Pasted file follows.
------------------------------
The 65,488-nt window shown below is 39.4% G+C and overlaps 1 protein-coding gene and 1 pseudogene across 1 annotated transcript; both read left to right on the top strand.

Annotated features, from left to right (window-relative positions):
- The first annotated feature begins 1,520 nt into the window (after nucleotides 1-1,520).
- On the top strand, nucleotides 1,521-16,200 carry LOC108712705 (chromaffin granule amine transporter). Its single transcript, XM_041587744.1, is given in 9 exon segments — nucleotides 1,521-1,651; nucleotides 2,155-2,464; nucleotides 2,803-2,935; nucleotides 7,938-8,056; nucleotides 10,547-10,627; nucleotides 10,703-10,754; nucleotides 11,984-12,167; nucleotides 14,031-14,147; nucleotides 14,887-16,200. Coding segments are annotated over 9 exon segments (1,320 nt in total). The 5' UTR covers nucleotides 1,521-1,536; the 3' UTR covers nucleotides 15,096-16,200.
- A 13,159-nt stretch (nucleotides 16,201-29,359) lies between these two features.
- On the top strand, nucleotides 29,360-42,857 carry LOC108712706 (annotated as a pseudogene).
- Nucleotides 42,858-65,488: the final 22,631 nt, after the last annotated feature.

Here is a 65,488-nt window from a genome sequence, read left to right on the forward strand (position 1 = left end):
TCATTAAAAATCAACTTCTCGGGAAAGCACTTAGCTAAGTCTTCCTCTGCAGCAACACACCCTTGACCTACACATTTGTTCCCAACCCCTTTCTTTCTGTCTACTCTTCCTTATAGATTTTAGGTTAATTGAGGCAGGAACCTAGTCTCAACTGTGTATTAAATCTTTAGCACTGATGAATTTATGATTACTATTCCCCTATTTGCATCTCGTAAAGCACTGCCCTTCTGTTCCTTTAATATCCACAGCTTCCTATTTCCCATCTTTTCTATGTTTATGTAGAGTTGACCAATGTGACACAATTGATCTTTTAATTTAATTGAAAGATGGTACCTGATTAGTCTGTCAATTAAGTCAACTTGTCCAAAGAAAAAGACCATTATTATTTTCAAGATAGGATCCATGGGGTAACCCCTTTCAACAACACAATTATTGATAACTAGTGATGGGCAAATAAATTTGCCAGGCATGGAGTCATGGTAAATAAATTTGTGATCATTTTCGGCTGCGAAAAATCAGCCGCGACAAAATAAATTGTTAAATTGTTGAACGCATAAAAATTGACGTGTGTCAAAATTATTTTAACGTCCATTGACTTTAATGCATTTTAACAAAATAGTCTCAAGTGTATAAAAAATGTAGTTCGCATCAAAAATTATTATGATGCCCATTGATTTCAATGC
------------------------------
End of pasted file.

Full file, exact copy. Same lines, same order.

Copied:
The 65,488-nt window shown below is 39.4% G+C and overlaps 1 protein-coding gene and 1 pseudogene across 1 annotated transcript; both read left to right on the top strand.

Annotated features, from left to right (window-relative positions):
- The first annotated feature begins 1,520 nt into the window (after nucleotides 1-1,520).
- On the top strand, nucleotides 1,521-16,200 carry LOC108712705 (chromaffin granule amine transporter). Its single transcript, XM_041587744.1, is given in 9 exon segments — nucleotides 1,521-1,651; nucleotides 2,155-2,464; nucleotides 2,803-2,935; nucleotides 7,938-8,056; nucleotides 10,547-10,627; nucleotides 10,703-10,754; nucleotides 11,984-12,167; nucleotides 14,031-14,147; nucleotides 14,887-16,200. Coding segments are annotated over 9 exon segments (1,320 nt in total). The 5' UTR covers nucleotides 1,521-1,536; the 3' UTR covers nucleotides 15,096-16,200.
- A 13,159-nt stretch (nucleotides 16,201-29,359) lies between these two features.
- On the top strand, nucleotides 29,360-42,857 carry LOC108712706 (annotated as a pseudogene).
- Nucleotides 42,858-65,488: the final 22,631 nt, after the last annotated feature.

Here is a 65,488-nt window from a genome sequence, read left to right on the forward strand (position 1 = left end):
TCATTAAAAATCAACTTCTCGGGAAAGCACTTAGCTAAGTCTTCCTCTGCAGCAACACACCCTTGACCTACACATTTGTTCCCAACCCCTTTCTTTCTGTCTACTCTTCCTTATAGATTTTAGGTTAATTGAGGCAGGAACCTAGTCTCAACTGTGTATTAAATCTTTAGCACTGATGAATTTATGATTACTATTCCCCTATTTGCATCTCGTAAAGCACTGCCCTTCTGTTCCTTTAATATCCACAGCTTCCTATTTCCCATCTTTTCTATGTTTATGTAGAGTTGACCAATGTGACACAATTGATCTTTTAATTTAATTGAAAGATGGTACCTGATTAGTCTGTCAATTAAGTCAACTTGTCCAAAGAAAAAGACCATTATTATTTTCAAGATAGGATCCATGGGGTAACCCCTTTCAACAACACAATTATTGATAACTAGTGATGGGCAAATAAATTTGCCAGGCATGGAGTCATGGTAAATAAATTTGTGATCATTTTCGGCTGCGAAAAATCAGCCGCGACAAAATAAATTGTTAAATTGTTGAACGCATAAAAATTGACGTGTGTCAAAATTATTTTAACGTCCATTGACTTTAATGCATTTTAACAAAATAGTCTCAAGTGTATAAAAAATGTAGTTCGCATCAAAAATTATTATGATGCCCATTGATTTCAATGC